This coming weekend (February 23rd-25th) I will be a guest at Pensacon 2024 in Pensacola, FL. My doctor says I’m in good enough health to travel as long as I continue to pace myself and take my meds and supplements. And, to be blunt, I can’t afford to pass up what is likely my only comic con appearance for the foreseeable future. So if any of you who have donated are at the convention this coming weekend, please stop by so I can thank you in person. My good friend, Adam–who is the one who talked me into going to the ER instead of gutting it out another 24 hours–will be driving me there and back, as well as helping set-up and run my merchandise table for the weekend, so I have reliable support with me.

I have 3 more weeks, more or less, of blood thinners twice a day ahead of me before I get an idea of whether or not the blood clots were a one-off event or a symptom of something more serious. Until I know one way or another, I will be staying close to home. However, I still plan to be at the Outer Dark Writer’s Symposium in Atlanta next month, health permitting.

(8) LEE AND MILLER PHOTO. Following yesterday’s announcement of Steve Miller’s death, Andrew Porter sent File 770 his photo of the Steve and Sharon at Book Expo.

(9) MARK MERLINO DIES. Mark Merlino, one of the early founders of organized Anime and Furry fandoms in North America, died February 20 at age 71. He suffered a stroke in December, then was diagnosed with stage 4 liver cancer about two weeks ago. 

Merlino was known for organizing ConFurence, the very first furry convention, which laid the groundwork for the community’s expansion and visibility. His influential role was also recognized in the documentary feature The Fandom, showcasing his significant contributions.

Mark Merlino in 2006.

(10) RICHARD MATHEWS (1944-2024). Scholar Douglas Anderson pays tribute to a colleague in “R.I.P. Richard Mathews (1944-2024)” at Tolkien and Fantasy.

I just googled to see if my old friend Richard Mathews was still the Director of the University of Tampa Press, only to find out that he died last month.

I met him at the 1987 Mythcon in Milwaukee, where we both appeared on a panel on David Lindsay. We found we had many common interests. Richard had published, with Borgo Press, a short book on Tolkien, Lightning from a Clear Sky (1978), and other short books on William Morris and Brian Aldiss. His most notable work was the Twayne volume Fantasy: The Liberation of Imagination (1997; reissued in 2012), which was filled with insights despite the somewhat odd structure of the book (presumably imposed upon him as part of the series it was in). Richard also contributed introductions to some of the William Morris reprints for the Newcastle fantasy series in the 1970s….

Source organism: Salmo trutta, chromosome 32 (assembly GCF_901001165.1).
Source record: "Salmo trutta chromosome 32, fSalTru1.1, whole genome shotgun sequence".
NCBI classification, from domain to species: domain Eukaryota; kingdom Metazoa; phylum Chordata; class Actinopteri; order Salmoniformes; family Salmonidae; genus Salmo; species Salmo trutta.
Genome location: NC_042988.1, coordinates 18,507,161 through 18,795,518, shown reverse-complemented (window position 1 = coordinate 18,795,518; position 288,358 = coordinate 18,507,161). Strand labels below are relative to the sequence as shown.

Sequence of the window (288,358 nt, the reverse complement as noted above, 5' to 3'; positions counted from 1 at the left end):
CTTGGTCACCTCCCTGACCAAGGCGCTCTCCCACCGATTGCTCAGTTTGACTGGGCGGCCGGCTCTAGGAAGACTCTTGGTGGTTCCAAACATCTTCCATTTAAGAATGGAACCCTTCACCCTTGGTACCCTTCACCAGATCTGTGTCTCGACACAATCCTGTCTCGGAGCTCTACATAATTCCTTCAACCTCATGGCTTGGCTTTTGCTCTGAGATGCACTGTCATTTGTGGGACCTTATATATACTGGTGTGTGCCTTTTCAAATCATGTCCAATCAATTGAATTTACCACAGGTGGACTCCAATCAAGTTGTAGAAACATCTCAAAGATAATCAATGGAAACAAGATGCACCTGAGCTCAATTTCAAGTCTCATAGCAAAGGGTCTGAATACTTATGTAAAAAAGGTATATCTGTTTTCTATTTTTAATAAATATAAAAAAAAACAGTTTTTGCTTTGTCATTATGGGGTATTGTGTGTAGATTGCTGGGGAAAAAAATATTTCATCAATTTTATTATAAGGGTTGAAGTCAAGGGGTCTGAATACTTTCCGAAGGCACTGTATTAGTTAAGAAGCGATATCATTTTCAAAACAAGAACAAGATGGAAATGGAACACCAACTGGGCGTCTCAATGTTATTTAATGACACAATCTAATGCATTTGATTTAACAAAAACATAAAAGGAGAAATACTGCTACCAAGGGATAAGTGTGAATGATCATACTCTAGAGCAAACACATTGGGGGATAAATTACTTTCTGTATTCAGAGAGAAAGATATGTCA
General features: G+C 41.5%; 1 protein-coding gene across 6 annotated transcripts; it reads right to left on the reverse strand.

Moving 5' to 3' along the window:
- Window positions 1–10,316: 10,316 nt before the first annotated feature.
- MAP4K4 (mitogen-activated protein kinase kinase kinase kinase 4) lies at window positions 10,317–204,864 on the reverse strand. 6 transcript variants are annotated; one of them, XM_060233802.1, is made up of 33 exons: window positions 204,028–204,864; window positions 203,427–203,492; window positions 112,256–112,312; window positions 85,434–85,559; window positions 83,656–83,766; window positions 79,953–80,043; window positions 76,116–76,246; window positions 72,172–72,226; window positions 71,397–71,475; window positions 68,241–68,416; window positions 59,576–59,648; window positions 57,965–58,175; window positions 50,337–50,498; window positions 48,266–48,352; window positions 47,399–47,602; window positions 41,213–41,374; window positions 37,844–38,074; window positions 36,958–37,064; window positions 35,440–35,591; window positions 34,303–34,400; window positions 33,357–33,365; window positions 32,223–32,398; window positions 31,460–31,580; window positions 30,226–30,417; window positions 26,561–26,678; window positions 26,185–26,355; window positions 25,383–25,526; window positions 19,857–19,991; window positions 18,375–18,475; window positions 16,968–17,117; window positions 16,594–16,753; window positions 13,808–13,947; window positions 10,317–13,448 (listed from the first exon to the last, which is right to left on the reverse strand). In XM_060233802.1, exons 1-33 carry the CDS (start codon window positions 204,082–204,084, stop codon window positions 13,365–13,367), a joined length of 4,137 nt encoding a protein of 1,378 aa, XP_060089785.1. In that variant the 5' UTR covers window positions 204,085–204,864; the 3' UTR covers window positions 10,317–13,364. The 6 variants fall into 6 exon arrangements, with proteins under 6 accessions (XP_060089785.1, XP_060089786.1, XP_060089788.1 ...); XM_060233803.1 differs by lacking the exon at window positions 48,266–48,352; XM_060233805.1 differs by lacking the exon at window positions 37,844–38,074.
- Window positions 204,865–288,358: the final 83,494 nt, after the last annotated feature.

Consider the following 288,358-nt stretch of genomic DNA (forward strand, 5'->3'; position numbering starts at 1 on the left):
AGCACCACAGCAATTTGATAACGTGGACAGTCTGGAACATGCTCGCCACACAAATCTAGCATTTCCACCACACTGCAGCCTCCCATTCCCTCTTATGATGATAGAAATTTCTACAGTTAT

(11) TODAY’S BIRTHDAY.

[Written by Cat Eldridge.]

Born February 21, 1946 Alan Rickman. (Died 2016.) The first time I saw Alan Rickman was in the decidedly not-genre role of German terrorist leader Hans Gruber in Die Hard, a film that’s still high on my list of great thriller films. Great role for him, too. It was amazingly his first film role.

He would won a BAFTA Award for Best Actor in a Supporting Role for playing the Sheriff of Nottingham in Robin Hood: Prince of Thieves. I actually did see that film. No, I’ll never watch again. Simon R. Green’s publicist tells me he made a lot of money for writing the novelization. 

Rickman went on to play the wizard Severus Snape in the Harry Potter series. I can’t say I cared for the character but I don’t think we were supposed to. I never got beyond a hundred pages in the first novel before I gave up reading it, but loved the films. 

While in the film The Hitchhiker’s Guide to the GalaxyWarwick Davis played Marvin, the android who was clinically depressed and in the novels I thought a royal pain in the ass, it was Alan Rickman who actually voiced the character.